Pakistan Peoples Party seeks return to roots - to the Bhutto familyJuly 5th, 2008 - 1:48 pm ICT by IANS
By Muhammad Najeeb
Islamabad, July 5 (IANS) Elements opposed to Asif Ali Zardari, co-chair of the Pakistan Peoples Party (PPP) that leads the country’s ruling coalition, have begun to pool their energies to “return the party to the Bhutto family” that has been at the centre of the country’s politics since the late 1960s. The number of opponents of assassinated former prime minister Benazir Bhutto’s widower Zardari is increasing, with some key party stalwarts weighing the option of creating a new faction in the PPP and to install someone from the Bhutto family as head of what is arguably the country’s most popular political party.
After Benazir’s assassination Dec 27, 2007, Zardari read out her will, according to which he was to head the party after his wife. Zardari instead named his son Bilawal, a student of Oxford, as the party chairman and named himself co-chairman.
Some party leaders and many of its workers do not accept this.
Three days after Benazir’s assassination, Zardari hyphenated her surname to his own and to those of his three children. Thus, Bilawal is now called Bilawal Bhutto-Zardari. However, this has been rejected by other Bhutto family members, who have started lobbying for naming someone from the Bhutto family as head of the PPP.
Now, with the arrival of Bhutto’s niece Sassi in Pakistan, speculation is rife that anti-Zardari elements in the PPP and the Bhutto family are getting together and may make things difficult for Zardari’s supporters in the PPP.
“It is true that Sassi has come to Pakistan but it would be premature to say that she will enter politics,” a source close to the Bhutto family told IANS.
However, 11 closely related members of the Bhutto family had met to discuss the family issues, the source added.
Sassi, 26, is the daughter of Benazir’s younger brother Shahnawaz, who was found dead in mysterious circumstances in his Paris apartment in 1985.
No one was brought to trial for the murder, but Shahnawaz’s wife Rehana was considered a suspect by the French authorities and remained in their custody for some time. She was exonerated and was allowed to travel, following which she went to America where she was living with her daughter Sassi.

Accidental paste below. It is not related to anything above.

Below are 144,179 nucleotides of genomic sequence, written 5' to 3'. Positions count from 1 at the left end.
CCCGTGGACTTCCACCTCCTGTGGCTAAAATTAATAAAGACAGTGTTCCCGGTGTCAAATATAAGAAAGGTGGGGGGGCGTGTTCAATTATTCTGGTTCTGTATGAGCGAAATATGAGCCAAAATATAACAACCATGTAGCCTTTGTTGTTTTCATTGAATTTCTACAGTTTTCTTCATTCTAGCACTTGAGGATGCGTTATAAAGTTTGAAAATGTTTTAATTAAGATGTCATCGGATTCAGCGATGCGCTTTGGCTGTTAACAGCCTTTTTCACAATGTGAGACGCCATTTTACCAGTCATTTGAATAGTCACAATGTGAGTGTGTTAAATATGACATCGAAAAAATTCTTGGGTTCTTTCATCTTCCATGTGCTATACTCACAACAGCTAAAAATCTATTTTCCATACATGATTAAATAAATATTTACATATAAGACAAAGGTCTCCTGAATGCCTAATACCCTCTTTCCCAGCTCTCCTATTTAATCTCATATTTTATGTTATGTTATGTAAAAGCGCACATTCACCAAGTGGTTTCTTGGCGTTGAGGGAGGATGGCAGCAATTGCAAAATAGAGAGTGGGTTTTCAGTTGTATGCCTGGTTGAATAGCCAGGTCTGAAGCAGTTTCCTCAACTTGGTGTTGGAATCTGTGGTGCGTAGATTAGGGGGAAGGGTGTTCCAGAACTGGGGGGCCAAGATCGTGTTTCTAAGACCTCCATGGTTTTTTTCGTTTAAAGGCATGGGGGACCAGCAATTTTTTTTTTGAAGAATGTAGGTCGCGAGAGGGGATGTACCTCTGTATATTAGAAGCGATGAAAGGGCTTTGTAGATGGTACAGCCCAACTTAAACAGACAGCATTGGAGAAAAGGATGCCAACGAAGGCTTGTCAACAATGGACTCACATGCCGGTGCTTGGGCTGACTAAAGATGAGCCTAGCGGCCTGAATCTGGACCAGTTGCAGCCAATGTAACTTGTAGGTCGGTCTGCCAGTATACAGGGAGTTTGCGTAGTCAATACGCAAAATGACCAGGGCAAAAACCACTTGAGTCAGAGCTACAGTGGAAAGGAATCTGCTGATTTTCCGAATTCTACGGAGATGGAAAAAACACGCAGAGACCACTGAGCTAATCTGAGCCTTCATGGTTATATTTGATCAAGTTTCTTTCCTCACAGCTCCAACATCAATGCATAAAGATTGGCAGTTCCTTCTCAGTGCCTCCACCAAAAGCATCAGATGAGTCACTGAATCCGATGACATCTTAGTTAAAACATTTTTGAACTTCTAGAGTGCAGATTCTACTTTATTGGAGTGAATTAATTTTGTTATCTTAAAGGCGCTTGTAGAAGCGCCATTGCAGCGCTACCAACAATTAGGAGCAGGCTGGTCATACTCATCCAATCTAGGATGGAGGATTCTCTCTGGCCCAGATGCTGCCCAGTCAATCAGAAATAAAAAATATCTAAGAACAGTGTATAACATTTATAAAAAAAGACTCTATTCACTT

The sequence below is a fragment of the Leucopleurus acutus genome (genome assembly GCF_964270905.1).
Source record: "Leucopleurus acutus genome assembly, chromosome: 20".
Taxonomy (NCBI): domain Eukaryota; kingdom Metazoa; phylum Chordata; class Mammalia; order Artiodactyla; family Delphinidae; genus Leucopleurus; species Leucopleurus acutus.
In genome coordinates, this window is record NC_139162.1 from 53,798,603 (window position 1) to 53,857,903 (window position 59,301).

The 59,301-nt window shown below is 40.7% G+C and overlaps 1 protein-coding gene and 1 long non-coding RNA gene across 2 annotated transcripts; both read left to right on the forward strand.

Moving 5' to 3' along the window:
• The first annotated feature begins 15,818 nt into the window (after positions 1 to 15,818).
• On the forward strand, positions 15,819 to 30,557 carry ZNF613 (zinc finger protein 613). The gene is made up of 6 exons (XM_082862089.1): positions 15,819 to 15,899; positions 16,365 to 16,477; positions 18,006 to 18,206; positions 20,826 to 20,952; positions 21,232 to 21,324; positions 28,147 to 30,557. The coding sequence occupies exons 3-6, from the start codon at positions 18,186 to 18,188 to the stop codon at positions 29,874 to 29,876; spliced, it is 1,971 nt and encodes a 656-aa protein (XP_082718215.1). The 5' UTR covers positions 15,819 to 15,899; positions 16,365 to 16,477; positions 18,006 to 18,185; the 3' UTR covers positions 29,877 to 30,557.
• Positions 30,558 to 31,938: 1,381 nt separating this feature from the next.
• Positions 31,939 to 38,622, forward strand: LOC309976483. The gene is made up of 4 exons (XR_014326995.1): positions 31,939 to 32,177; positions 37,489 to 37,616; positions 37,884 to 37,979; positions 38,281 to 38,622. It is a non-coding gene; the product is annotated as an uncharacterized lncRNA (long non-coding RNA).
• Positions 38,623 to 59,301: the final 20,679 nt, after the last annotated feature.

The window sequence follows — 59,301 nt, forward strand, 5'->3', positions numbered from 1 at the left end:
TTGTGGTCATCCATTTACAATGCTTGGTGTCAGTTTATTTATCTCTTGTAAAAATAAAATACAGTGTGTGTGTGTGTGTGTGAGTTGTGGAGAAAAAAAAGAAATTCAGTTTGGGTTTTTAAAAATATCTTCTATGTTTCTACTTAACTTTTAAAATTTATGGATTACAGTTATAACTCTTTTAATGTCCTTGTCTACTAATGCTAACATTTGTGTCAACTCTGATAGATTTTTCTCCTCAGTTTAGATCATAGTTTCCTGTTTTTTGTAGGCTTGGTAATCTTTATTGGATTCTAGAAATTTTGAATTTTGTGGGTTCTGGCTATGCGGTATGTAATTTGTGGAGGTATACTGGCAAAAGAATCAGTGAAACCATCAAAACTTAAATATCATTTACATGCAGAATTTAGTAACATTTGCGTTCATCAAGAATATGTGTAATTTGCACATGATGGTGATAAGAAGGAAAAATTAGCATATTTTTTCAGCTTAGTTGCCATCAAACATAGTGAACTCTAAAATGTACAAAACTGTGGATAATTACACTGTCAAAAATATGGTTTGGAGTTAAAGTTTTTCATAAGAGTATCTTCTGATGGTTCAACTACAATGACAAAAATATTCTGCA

Thereafter, Shahnawaz’s elder brother Murtaza divorced his wife Fauzia, who was Rehana’s sister. Murtaza, however, retained custody of his daughter Fatima, who now lives in Pakistan with her stepmother Ghinwa, who heads the Shaheed Bhutto faction of the PPP after her husband’s death in a clash with the police in 1996.
Benazir was prime minister at the time.
Benazir became highly unpopular after this incident and PPP workers stoned her limousine when she tried to attend Murtaza’s funeral ceremonies.
After Benazir’s government was dismissed in 1996, Zardari was detained on suspicion of having had a hand in Murtaza’s killing but was released in the face of insufficient evidence.
“Everyone knows what’s happening in the country… and people are looking towards the Bhutto family,” Ghinwa told IANS from Karachi, adding that all members of the Bhutto family were discussing “family issues”.
Asked if this gathering was meant to divide the family assets, she said “there are certain issues” that were being discussed.
The Lebanese-Syrian widow of Murtaza said her cousins in Pakistan warmly welcomed Sassi and “she’s here to meet family members and offer prayers at the family graveyard”.
Replying to a question whether estranged PPP leader Amin Fahim or any other party stalwarts had contacted her, she said: “Many from the party are talking to me…their names will be known at the appropriate time.”
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